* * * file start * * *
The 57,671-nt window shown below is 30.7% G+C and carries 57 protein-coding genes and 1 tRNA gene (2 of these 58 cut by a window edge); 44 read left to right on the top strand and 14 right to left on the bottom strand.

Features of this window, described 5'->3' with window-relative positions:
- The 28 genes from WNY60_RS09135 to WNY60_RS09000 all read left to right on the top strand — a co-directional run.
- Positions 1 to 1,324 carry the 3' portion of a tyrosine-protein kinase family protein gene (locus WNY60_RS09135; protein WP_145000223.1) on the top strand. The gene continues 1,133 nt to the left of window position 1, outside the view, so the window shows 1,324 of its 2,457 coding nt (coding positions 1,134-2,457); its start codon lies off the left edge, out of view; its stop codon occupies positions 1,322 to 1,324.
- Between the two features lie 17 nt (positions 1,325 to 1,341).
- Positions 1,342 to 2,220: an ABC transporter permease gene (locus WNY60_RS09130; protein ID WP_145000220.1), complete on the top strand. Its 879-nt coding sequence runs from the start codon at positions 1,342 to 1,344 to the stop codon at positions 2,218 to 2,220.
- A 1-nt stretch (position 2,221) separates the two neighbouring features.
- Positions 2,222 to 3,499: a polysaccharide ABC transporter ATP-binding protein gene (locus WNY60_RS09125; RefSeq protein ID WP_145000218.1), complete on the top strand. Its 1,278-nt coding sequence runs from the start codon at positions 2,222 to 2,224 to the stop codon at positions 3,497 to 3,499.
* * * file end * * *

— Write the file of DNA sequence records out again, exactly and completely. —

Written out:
The 57,671-nt window shown below is 30.7% G+C and carries 57 protein-coding genes and 1 tRNA gene (2 of these 58 cut by a window edge); 44 read left to right on the top strand and 14 right to left on the bottom strand.

Features of this window, described 5'->3' with window-relative positions:
- The 28 genes from WNY60_RS09135 to WNY60_RS09000 all read left to right on the top strand — a co-directional run.
- Positions 1 to 1,324 carry the 3' portion of a tyrosine-protein kinase family protein gene (locus WNY60_RS09135; protein WP_145000223.1) on the top strand. The gene continues 1,133 nt to the left of window position 1, outside the view, so the window shows 1,324 of its 2,457 coding nt (coding positions 1,134-2,457); its start codon lies off the left edge, out of view; its stop codon occupies positions 1,322 to 1,324.
- Between the two features lie 17 nt (positions 1,325 to 1,341).
- Positions 1,342 to 2,220: an ABC transporter permease gene (locus WNY60_RS09130; protein ID WP_145000220.1), complete on the top strand. Its 879-nt coding sequence runs from the start codon at positions 1,342 to 1,344 to the stop codon at positions 2,218 to 2,220.
- A 1-nt stretch (position 2,221) separates the two neighbouring features.
- Positions 2,222 to 3,499: a polysaccharide ABC transporter ATP-binding protein gene (locus WNY60_RS09125; RefSeq protein ID WP_145000218.1), complete on the top strand. Its 1,278-nt coding sequence runs from the start codon at positions 2,222 to 2,224 to the stop codon at positions 3,497 to 3,499.